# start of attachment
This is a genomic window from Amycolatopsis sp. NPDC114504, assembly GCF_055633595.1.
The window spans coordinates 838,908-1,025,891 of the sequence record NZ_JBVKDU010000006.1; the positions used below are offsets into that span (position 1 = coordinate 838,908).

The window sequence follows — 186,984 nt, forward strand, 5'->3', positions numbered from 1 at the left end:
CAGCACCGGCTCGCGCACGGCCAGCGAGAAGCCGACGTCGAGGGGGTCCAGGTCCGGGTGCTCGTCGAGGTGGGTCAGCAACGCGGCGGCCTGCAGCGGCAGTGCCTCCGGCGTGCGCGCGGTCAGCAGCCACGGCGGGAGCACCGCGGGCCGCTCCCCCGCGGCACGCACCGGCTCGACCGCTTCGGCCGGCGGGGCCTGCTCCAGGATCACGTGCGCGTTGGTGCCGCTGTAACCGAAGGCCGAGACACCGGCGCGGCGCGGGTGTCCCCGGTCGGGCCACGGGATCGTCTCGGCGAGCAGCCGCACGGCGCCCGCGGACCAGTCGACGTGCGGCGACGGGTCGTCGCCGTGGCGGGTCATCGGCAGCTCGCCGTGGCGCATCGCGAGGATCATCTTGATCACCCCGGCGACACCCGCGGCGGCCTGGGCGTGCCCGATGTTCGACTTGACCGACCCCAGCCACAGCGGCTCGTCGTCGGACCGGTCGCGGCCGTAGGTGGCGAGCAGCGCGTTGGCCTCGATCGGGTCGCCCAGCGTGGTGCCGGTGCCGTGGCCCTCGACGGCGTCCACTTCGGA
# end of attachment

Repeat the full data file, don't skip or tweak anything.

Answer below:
This is a genomic window from Amycolatopsis sp. NPDC114504, assembly GCF_055633595.1.
The window spans coordinates 838,908-1,025,891 of the sequence record NZ_JBVKDU010000006.1; the positions used below are offsets into that span (position 1 = coordinate 838,908).

The window sequence follows — 186,984 nt, forward strand, 5'->3', positions numbered from 1 at the left end:
CAGCACCGGCTCGCGCACGGCCAGCGAGAAGCCGACGTCGAGGGGGTCCAGGTCCGGGTGCTCGTCGAGGTGGGTCAGCAACGCGGCGGCCTGCAGCGGCAGTGCCTCCGGCGTGCGCGCGGTCAGCAGCCACGGCGGGAGCACCGCGGGCCGCTCCCCCGCGGCACGCACCGGCTCGACCGCTTCGGCCGGCGGGGCCTGCTCCAGGATCACGTGCGCGTTGGTGCCGCTGTAACCGAAGGCCGAGACACCGGCGCGGCGCGGGTGTCCCCGGTCGGGCCACGGGATCGTCTCGGCGAGCAGCCGCACGGCGCCCGCGGACCAGTCGACGTGCGGCGACGGGTCGTCGCCGTGGCGGGTCATCGGCAGCTCGCCGTGGCGCATCGCGAGGATCATCTTGATCACCCCGGCGACACCCGCGGCGGCCTGGGCGTGCCCGATGTTCGACTTGACCGACCCCAGCCACAGCGGCTCGTCGTCGGACCGGTCGCGGCCGTAGGTGGCGAGCAGCGCGTTGGCCTCGATCGGGTCGCCCAGCGTGGTGCCGGTGCCGTGGCCCTCGACGGCGTCCACTTCGGA